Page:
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Journal endorses


When we interviewed candidates for the Arcata and Eureka council races, we were a little disheartened to find some candidates so ill-informed. If you are going to complain about what the city isn't doing about parking or street repair, for instance, at least trouble yourself to find out what the city is doing already.

With that in mind, these are the recommendations of our editorial staff of three (Hodgson, Doran, Holschuh):

Arcata City Council. Connie Stewart is an easy pick. She's smart, does her homework and is a good leader. Bob Ornelas, though often controversial and entertaining, has served the city well. And Dwain Goforth has the knowledge, experience and a strong desire to serve.

Eureka City Council Ward Four. We recommend Connie Miller. This race should have been an easy decision for voters. Miller is a hard-working, honest, independent, clear-thinking incumbent with a lifetime resumé of community service. (We love her new trails committee.) And yes, she really is that nice. Her opponent is Chris Kerrigan, a 20-year-old part-time student (three colleges so far) who once coached a youth basketball team. He is promising "to end divisiveness" on the council, but that would be a tall order.

Voters should rightfully be suspicious of the well-financed effort to oust Miller. I suspect some residual anti-Wal-Mart and anti-Harvey Rose forces are still busy long after they won those two separate battles. Miller fended off tremendous pressure and was unwavering in her support for Rose, but she also enthusiastically backs the new city manager, David Tyson. And she voted against Measure J last year --with the majority of Eurekans -- because Wal-Mart was not a good use for the balloon tract parcel. Her position on this issue is identical to every other candidate in both ward races.

Regarding Kerrigan, yes, he is bright and certainly has a future in politics. And yes, we need new voices in public office, young voices, but not at the expense of one of our best city leaders, which are in such short supply.

Eureka City Council Ward Two. We recommend Peter La Vallee. This interesting race should be a close one. We favor La Vallee because of the depth and breadth of his knowledge, his budget experience and a unique perspective that he would bring to the council. He manages several programs, all dealing with troubled youth. Some see his social services background as a negative because "He's not a business person." But it also could be a very strong asset.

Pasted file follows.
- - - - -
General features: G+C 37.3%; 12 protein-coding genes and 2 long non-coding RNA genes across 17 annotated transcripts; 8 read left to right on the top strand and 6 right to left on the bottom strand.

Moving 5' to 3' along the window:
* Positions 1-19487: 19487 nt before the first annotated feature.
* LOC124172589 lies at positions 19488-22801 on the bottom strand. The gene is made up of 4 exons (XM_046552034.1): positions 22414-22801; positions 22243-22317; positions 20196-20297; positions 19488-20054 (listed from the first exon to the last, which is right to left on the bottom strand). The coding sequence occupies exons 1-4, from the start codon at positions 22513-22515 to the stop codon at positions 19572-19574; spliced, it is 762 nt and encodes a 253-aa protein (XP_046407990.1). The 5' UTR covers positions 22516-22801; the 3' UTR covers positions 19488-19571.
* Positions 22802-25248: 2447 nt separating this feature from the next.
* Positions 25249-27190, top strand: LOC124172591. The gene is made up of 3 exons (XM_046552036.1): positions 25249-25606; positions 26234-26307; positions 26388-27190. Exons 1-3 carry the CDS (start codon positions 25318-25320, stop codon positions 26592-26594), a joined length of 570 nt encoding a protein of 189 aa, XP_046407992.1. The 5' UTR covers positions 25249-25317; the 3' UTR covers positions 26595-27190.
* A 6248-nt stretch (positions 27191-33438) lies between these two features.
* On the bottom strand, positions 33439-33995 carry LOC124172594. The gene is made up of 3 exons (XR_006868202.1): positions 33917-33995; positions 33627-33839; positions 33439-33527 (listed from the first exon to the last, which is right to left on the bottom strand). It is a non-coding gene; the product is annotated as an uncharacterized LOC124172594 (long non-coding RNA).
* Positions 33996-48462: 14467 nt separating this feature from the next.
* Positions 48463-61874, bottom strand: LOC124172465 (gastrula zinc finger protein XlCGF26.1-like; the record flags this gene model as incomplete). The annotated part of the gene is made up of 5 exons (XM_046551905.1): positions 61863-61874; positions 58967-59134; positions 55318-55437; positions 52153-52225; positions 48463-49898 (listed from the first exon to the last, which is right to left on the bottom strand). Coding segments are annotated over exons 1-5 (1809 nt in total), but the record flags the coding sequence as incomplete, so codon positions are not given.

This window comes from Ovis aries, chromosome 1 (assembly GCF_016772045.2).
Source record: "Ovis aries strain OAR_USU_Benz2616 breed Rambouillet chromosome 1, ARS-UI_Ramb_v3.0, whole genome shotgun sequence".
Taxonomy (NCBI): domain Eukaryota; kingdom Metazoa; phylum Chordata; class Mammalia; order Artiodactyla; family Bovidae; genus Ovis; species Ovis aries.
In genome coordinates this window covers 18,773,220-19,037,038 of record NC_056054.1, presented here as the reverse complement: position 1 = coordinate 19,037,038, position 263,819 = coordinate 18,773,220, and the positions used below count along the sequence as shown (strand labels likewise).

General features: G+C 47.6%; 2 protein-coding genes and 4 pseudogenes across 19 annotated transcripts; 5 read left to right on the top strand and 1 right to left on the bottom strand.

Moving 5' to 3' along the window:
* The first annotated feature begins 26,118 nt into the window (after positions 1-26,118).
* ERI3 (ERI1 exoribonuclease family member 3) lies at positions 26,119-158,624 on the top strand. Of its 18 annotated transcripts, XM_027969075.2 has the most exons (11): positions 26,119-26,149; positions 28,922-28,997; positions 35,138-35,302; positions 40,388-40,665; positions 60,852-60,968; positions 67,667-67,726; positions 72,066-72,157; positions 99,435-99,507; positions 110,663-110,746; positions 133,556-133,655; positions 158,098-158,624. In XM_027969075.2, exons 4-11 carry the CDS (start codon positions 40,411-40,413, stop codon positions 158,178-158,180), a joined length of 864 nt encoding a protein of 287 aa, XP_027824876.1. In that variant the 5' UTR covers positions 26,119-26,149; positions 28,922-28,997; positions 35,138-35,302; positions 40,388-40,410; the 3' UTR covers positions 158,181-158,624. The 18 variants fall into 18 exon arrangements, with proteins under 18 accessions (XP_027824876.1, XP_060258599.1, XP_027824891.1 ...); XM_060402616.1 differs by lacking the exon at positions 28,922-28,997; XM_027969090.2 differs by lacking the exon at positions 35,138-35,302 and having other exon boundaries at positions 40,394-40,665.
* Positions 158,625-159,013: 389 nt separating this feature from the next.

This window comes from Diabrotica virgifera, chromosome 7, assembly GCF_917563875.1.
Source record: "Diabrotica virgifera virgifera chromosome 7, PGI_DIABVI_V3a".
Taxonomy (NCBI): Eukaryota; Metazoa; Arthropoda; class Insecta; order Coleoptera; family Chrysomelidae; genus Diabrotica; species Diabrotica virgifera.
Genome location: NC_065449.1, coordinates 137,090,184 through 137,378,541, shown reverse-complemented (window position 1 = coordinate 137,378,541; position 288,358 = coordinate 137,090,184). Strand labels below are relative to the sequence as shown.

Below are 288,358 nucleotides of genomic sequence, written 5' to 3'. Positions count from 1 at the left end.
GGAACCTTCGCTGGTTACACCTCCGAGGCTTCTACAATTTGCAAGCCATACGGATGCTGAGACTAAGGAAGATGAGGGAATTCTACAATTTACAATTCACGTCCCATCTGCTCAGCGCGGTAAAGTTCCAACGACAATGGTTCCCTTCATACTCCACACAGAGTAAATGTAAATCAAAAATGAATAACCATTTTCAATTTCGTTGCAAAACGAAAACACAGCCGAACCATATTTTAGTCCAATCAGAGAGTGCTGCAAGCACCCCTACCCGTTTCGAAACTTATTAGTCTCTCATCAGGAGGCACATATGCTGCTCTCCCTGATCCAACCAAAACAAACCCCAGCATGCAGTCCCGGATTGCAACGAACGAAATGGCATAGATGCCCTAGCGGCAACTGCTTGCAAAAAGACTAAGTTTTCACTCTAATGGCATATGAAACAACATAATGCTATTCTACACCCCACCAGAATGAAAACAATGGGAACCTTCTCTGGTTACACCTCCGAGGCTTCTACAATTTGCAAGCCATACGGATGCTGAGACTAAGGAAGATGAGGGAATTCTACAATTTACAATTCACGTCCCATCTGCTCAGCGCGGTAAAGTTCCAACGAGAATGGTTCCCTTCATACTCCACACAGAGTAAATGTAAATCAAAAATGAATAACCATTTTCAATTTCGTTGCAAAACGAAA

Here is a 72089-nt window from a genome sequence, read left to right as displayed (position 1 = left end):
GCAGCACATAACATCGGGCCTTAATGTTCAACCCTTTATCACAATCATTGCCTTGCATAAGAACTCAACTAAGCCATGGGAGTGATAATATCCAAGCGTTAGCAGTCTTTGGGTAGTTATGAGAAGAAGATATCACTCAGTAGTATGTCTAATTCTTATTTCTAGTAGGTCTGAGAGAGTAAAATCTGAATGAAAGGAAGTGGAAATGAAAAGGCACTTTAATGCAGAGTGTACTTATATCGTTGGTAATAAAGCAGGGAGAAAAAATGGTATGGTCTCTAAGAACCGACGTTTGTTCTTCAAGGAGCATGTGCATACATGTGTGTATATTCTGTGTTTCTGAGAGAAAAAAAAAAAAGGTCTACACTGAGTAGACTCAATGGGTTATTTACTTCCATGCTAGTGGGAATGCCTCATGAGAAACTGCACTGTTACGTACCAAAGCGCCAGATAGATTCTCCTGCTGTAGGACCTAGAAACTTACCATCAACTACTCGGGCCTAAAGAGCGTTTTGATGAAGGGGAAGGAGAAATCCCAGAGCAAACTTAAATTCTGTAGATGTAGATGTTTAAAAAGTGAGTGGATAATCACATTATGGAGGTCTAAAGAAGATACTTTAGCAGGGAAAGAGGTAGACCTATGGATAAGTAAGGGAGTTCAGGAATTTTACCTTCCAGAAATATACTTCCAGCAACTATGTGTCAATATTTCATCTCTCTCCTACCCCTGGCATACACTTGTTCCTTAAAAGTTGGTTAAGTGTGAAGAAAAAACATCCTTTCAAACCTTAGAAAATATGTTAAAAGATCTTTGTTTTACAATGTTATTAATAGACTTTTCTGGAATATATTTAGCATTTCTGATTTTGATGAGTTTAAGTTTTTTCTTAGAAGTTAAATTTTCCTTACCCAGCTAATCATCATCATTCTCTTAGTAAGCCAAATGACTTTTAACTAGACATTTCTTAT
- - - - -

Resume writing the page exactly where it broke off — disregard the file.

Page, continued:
First District Supervisor. We recommend Jimmy Smith. Again, this should be close and I know many residents are agonizing over having to choose one friend over another, both good men.

Despite what you may have heard, there are substantial philosophical differences between Smith, a Democrat, and his opponent, Walt Giacomini, a Republican. Both approach government along their respective party lines. But an important difference, critical in this nonpartisan race, is experience. Smith, with his background in natural resources, has proven he is a patient problem-solver. He was instrumental in the effort to clean up the homeless camp on the South Spit and in guiding the harbor deepening project. And his knowledge of river issues and fisheries is especially valuable. Humboldt County has years of tough battles ahead with regulatory agencies in the effort to return more water to the Klamath, Trinity and Eel rivers. Smith can hit the ground running.

Finally, I can't help but comment on a few of the Times-Standard's endorsements. First, the editorial board backed one of seven candidates (Smith) in a primary last spring in a race that was dead certain to go to a run-off. I sympathize and agree with Giacomini that such an endorsement was inappropriate and premature, not to mention unnecessary, in a primary.

Second, while I agree with the daily's endorsements of Mike Thompson for Congress and Virginia Strom-Martin for Assembly (they are both doing a good job for the North Coast), I disagree with its failure to back Sen. Dianne Feinstein (Oct. 26). Although she has written letters of inquiry that give some of us cause to worry, to prejudge what she ultimately will or will not do regarding Trinity River water is unfair. And to minimize her role in settling the long-running Headwaters dispute is not only outrageous, it's wrong.

And third, the Times-Standard managed to absolutely trash both leading presidential candidates last week (Oct. 24) before finally backing George W. Bush with a predictable list of Republican clichés (Cut taxes for the rich! Repeal the Endangered Species Act! Bring back big military-spending contracts to California!).

As a society, if we don't treat those who choose to run for public office with more respect (they are not all scoundrels), then we get what we deserve -- those few souls who agree to put up with such abuse.

That goes for candidates for city council as well as president.


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